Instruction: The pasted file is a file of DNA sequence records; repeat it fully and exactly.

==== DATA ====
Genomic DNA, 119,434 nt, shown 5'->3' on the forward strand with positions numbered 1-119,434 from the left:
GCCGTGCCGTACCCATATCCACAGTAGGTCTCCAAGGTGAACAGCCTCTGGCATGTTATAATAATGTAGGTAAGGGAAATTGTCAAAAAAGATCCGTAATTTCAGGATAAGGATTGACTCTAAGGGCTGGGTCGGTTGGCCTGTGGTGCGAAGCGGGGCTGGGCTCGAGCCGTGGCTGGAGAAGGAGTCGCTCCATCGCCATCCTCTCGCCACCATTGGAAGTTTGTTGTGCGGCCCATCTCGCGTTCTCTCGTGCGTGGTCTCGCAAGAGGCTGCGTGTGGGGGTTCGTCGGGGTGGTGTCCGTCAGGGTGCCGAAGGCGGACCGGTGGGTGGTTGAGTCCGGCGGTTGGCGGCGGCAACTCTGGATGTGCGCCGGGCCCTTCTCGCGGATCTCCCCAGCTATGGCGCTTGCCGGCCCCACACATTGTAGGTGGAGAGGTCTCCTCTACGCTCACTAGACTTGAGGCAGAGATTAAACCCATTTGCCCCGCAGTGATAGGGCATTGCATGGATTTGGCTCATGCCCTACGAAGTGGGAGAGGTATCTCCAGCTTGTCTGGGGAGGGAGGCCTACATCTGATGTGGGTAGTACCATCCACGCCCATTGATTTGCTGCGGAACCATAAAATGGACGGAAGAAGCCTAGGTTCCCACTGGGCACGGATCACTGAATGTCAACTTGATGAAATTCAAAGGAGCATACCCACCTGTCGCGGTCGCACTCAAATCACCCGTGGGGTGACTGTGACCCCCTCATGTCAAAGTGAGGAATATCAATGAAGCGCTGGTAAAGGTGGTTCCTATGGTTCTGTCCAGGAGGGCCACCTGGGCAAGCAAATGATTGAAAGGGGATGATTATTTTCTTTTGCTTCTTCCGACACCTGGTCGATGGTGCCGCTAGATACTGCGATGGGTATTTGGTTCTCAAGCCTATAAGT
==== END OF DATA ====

Genomic DNA, 119,434 nt, shown 5'->3' on the forward strand with positions numbered 1-119,434 from the left:
GCCGTGCCGTACCCATATCCACAGTAGGTCTCCAAGGTGAACAGCCTCTGGCATGTTATAATAATGTAGGTAAGGGAAATTGTCAAAAAAGATCCGTAATTTCAGGATAAGGATTGACTCTAAGGGCTGGGTCGGTTGGCCTGTGGTGCGAAGCGGGGCTGGGCTCGAGCCGTGGCTGGAGAAGGAGTCGCTCCATCGCCATCCTCTCGCCACCATTGGAAGTTTGTTGTGCGGCCCATCTCGCGTTCTCTCGTGCGTGGTCTCGCAAGAGGCTGCGTGTGGGGGTTCGTCGGGGTGGTGTCCGTCAGGGTGCCGAAGGCGGACCGGTGGGTGGTTGAGTCCGGCGGTTGGCGGCGGCAACTCTGGATGTGCGCCGGGCCCTTCTCGCGGATCTCCCCAGCTATGGCGCTTGCCGGCCCCACACATTGTAGGTGGAGAGGTCTCCTCTACGCTCACTAGACTTGAGGCAGAGATTAAACCCATTTGCCCCGCAGTGATAGGGCATTGCATGGATTTGGCTCATGCCCTACGAAGTGGGAGAGGTATCTCCAGCTTGTCTGGGGAGGGAGGCCTACATCTGATGTGGGTAGTACCATCCACGCCCATTGATTTGCTGCGGAACCATAAAATGGACGGAAGAAGCCTAGGTTCCCACTGGGCACGGATCACTGAATGTCAACTTGATGAAATTCAAAGGAGCATACCCACCTGTCGCGGTCGCACTCAAATCACCCGTGGGGTGACTGTGACCCCCTCATGTCAAAGTGAGGAATATCAATGAAGCGCTGGTAAAGGTGGTTCCTATGGTTCTGTCCAGGAGGGCCACCTGGGCAAGCAAATGATTGAAAGGGGATGATTATTTTCTTTTGCTTCTTCCGACACCTGGTCGATGGTGCCGCTAGATACTGCGATGGGTATTTGGTTCTCAAGCCTATAAGT